Follow the Pack just returned from five nights camping in the territory of the Middle Fork Pack near Beaverhead, in the Gila National Forest, New Mexico. We didn’t see any sign of the Middle Fork alpha pair or their almost year-old pup, but deep, melting snow, mud, and rushing streams made it difficult for us to either drive or hike very far into their territory. Both the alpha male and alpha female of Middle Fork have only three legs. You can read more about this pack in the story “Wolf Tales,” on this website.
Although we didn’t see or hear the wolves, or find any tracks or scat, we did observe lots of wildlife. We saw four different herds of elk during the trip, including one group of at least sixty animals. The total number of elk we saw was at least 120. We also saw a small herd of pronghorn in the wide open grasslands east of our camp.
It was interesting to observe what happened when the herd of sixty elk approached a barbed-wire fence. The herd came up to the fence and waited a few minutes. They appeared to be deciding whether or not to try to jump over the fence. They turned around and moved away from the fence, but soon approached it again. This time they again appeared to be trying to figure out whether to cross. Eventually they gave up, turned away a second time, and disappeared into a small valley.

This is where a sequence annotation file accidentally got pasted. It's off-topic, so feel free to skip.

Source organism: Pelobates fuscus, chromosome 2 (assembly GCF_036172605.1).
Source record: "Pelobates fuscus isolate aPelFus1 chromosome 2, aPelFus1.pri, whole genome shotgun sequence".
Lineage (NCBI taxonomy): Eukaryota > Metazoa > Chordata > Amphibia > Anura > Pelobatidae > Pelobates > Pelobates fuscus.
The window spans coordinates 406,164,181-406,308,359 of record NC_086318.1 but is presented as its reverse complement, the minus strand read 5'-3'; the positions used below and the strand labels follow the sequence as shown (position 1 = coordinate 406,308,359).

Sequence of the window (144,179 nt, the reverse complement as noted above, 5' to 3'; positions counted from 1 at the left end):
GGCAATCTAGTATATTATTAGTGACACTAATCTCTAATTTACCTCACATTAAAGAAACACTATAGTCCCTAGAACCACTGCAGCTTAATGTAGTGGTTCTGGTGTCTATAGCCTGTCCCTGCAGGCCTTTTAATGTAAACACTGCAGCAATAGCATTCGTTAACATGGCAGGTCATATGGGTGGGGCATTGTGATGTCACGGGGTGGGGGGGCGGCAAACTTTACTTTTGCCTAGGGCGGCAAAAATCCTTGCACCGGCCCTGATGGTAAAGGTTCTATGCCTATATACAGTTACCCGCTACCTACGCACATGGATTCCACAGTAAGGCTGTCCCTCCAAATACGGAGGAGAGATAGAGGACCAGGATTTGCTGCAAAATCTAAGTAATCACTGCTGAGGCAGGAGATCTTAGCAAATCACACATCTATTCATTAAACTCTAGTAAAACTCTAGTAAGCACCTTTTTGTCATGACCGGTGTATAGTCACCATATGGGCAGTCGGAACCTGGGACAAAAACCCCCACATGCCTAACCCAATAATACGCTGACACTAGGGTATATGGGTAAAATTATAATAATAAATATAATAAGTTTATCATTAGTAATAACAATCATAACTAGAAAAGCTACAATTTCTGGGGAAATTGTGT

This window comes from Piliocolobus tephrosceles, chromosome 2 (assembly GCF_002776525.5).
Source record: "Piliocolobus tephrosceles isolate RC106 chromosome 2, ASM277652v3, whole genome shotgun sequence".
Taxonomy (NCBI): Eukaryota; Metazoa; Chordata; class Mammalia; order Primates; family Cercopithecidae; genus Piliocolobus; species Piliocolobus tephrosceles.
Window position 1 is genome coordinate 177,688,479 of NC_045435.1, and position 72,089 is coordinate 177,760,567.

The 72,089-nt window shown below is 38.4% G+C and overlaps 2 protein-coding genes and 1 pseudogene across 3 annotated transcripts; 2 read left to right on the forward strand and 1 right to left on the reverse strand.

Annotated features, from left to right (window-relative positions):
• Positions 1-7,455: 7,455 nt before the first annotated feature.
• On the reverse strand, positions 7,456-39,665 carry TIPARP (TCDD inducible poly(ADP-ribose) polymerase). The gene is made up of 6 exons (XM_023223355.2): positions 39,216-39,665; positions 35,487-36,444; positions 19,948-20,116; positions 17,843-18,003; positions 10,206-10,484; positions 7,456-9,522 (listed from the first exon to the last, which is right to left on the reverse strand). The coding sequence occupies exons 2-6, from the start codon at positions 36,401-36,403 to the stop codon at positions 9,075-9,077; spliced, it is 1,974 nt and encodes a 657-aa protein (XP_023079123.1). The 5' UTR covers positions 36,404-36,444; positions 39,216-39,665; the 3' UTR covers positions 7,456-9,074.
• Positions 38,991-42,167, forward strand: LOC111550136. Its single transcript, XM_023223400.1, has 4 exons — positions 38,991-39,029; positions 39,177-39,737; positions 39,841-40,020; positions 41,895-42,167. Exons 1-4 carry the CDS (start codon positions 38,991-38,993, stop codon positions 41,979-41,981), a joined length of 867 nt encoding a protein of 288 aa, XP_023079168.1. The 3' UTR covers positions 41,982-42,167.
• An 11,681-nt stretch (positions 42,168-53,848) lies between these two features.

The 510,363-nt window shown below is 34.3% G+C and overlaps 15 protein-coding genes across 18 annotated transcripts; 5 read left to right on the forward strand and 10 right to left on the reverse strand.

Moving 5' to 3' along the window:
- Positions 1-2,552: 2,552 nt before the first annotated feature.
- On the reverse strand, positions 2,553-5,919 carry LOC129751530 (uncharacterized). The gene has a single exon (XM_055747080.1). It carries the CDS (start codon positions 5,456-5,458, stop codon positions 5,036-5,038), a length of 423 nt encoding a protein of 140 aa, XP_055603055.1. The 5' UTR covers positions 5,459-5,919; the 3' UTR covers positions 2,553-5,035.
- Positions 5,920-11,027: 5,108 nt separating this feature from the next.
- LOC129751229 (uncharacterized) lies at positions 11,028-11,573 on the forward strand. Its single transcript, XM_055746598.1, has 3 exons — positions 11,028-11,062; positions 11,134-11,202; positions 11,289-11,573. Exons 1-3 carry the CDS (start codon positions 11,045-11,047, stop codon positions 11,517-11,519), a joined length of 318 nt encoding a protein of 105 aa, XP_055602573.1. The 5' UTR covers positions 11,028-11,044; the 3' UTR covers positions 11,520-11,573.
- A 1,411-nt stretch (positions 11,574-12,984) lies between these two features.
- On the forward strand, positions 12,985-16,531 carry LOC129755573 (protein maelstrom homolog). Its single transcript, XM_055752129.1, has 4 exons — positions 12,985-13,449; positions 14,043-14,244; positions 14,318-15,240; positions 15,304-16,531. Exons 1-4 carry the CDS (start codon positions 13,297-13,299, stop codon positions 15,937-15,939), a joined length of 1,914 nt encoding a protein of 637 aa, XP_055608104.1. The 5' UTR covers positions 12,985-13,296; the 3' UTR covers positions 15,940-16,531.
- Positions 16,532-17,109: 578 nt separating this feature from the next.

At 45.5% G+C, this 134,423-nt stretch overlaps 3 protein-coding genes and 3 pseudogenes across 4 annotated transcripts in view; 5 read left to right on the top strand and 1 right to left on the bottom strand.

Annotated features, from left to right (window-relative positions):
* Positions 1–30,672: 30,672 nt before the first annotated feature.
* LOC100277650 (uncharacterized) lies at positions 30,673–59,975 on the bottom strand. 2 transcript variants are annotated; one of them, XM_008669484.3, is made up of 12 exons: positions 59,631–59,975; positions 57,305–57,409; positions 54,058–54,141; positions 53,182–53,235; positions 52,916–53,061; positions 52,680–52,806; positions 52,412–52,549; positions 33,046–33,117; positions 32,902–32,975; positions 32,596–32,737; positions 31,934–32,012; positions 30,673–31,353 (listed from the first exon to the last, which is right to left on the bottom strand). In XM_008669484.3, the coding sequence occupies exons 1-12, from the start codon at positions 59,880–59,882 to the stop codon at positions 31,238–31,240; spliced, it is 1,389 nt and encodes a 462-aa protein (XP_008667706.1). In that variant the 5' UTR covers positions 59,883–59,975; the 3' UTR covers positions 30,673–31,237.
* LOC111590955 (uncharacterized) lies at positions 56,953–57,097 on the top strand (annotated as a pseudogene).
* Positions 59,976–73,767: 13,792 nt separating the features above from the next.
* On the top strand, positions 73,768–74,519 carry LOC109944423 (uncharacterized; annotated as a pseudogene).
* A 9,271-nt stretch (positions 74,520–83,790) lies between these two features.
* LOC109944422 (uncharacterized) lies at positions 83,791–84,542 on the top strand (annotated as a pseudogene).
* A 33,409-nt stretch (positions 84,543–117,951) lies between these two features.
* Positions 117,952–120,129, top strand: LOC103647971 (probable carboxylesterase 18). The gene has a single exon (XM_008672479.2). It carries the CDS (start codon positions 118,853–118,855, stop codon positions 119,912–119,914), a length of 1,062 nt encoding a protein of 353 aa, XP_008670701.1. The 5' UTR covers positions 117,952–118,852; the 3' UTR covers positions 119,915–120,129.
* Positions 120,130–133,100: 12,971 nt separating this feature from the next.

Herd of elk looking for a way through a fence. They are over a mile away and are magnified 20 times. Photo 3/17/10
Herd of elk moving away from fence a second time and returning the way they came. Magnified 20 times. 3/17/10
The next day we watched another, smaller herd of elk approaching a fence. They checked it out, and then walked for several hundred yards along the fence. Eventually, they found a place where the top wire of the fence had come loose and was right on top of the second wire. The fence was only about three feet high at this spot. All of the elk eventually jumped the fence, but one fell down on her back, and had to scramble to get up. The young bull elk with the herd got his foot caught the first time he tried to jump and had to try again. Fences may not stop elk for going where they need to go to find food or escape predators like wolves, but they certainly appear to make it more difficult.